Here’s One Of My Top Secrets To Living A Truly Amazing Life
When I was young, I was pretty decent at golf. I lived right across the street from a driving range and got my first set of clubs when I was 13 years old. I got to play golf literally all the time when I wasn’t in school.
But when I turned about 17-years old, I developed something called a slice where the ball really curves to the right, and I couldn’t correct it, so I started getting less involved in golf. Once I got out of school life took over, and I didn’t play for years and years.
I got back into it about 20 years ago, but I haven’t been nearly as good as when I was 13. So no, not everything is like “riding a bike”. I’ve taken lessons, I’ve gotten better, more expensive clubs, but I still end up slicing every time.
Why am I bringing this up? Well, I just came from hitting some golf balls on the range, and I started slicing again. It was not very pretty, and in retrospect, I couldn’t believe how down on myself I was getting about it.
Me! Mr. Personal Development…the guy who knows better than to let something like that matter because, hell, by most measures, I feel great about myself, my business, my relationships, my mission and purpose. Life is good!
But I want to drive a point home here about money and success, something that you already know but I’m going to say anyway: money does not solve all your problems, especially in determining how you feel about yourself, whether you’re rich or poor, an achiever or not. It’s not about the money. It’s not about achievement.
It’s about that thing we can never really get rid of, but we have to keep reminding ourselves about all the time: that little gnawing creature called doubt.
“Why can’t I do this better? I should be able to do this! I should be able to be a good golfer. I play quite a bit. I’m successful at so many things, why not this?”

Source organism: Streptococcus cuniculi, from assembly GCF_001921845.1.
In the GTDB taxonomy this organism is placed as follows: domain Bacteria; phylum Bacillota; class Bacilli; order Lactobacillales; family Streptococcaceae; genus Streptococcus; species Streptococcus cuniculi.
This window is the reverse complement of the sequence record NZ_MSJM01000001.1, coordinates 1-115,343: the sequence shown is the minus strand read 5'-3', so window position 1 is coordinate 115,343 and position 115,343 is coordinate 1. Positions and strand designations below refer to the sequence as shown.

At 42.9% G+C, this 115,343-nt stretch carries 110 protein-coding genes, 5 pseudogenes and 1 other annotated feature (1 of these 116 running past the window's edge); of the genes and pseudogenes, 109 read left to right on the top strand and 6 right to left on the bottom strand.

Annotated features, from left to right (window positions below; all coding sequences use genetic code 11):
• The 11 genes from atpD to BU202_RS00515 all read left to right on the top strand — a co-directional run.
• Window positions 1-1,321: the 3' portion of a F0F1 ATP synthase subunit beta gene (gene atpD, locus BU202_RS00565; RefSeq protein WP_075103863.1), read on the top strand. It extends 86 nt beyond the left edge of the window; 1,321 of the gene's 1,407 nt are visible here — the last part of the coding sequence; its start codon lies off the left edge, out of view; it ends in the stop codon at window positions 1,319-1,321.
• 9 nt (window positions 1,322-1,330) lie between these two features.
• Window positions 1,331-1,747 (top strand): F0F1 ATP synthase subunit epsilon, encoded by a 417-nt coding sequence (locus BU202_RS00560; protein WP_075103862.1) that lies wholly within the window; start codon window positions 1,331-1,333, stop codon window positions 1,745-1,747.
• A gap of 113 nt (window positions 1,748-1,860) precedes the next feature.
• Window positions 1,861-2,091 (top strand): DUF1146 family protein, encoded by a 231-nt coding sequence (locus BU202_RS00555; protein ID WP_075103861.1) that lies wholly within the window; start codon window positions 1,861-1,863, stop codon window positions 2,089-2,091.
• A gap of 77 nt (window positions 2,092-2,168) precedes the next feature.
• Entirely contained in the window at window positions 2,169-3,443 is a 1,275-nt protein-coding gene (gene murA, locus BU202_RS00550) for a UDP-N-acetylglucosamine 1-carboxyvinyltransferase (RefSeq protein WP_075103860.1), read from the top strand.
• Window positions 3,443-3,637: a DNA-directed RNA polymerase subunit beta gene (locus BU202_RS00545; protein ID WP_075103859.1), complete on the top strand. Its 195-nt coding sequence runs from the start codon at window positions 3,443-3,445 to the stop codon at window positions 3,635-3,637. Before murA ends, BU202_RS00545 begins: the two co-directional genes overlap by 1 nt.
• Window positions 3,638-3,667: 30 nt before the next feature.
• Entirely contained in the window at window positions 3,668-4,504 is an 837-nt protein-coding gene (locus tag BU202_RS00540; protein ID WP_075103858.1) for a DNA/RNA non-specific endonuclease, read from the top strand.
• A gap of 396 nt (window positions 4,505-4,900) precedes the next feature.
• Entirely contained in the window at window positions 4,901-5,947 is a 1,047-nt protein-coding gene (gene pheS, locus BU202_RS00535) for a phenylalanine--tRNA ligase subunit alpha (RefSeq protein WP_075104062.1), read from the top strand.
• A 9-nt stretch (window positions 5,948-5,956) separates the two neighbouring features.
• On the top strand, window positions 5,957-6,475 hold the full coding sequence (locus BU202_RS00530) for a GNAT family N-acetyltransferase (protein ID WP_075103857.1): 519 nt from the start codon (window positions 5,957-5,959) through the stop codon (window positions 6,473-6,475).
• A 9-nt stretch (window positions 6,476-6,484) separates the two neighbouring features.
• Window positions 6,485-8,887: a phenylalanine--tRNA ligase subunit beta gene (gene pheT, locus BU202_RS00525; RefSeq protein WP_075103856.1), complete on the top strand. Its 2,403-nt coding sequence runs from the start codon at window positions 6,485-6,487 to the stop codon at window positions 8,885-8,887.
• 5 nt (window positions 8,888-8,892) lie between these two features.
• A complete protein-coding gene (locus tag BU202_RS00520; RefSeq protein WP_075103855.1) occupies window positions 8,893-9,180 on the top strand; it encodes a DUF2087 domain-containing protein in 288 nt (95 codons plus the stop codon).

It’s like you know you shouldn’t attach your self-worth to anything as dumb as that, but we do anyway, yes or yes? Some people make a habit of it, and if you’ve seen any of my stuff before, you know how I feel about the power of habits.
The lesson for me now that I’d like to share with you is that even at this stage in my life, I have to practice not attaching my worthiness or esteem to the outcome of whatever I’m doing. I have to practice keeping doubt at bay, and the way to do that is to not be so attached to any of your outcomes.
I know that sounds counter-intuitive, right? “Harv, how can you not care about the outcomes? How else can you be successful?”
There’s a difference between not caring about outcomes and not being attached to them. Not caring is about ambivalence, laziness, selfishness, or plain ole fear.
Non-attachment, on the other hand, is the highest spiritual state you can attain, the closest we can ever get to inner peace with ourselves. Non-attachment is our best defense against doubt and fear.
Remember, we’re not talking about not caring about being successful with business, money or relationships. We’re talking about doing what we’re gonna do with some thought, practice, education if necessary, skill and attention for anything you want to succeed at, and seeing what happens.
It’s the classic Zen paradox: to truly be successful, you can’t attach how you feel with how successful you are.
Esteem is in being able to look at yourself and know that rich or poor, win or lose, you live with integrity. In knowing that nobody’s perfect, but you are doing what you promised yourself you would do regardless of the results.
It’s in knowing that you can trust yourself, and that other people who are relying on you can trust you, too.
It’s not about doing these things 100% of the time. Esteem is an inner confidence, a peace of mind in gratitude for the good that is in your life right here and now; in faith that doesn’t need guarantees of success; in the self that–as best it can–remains unattached to outcomes so it can enjoy the here and now for what it is, but with an eye on an even more prosperous future.
What attachments in your life drive you crazy and how do you get over them? Share with us! We want to hear from you!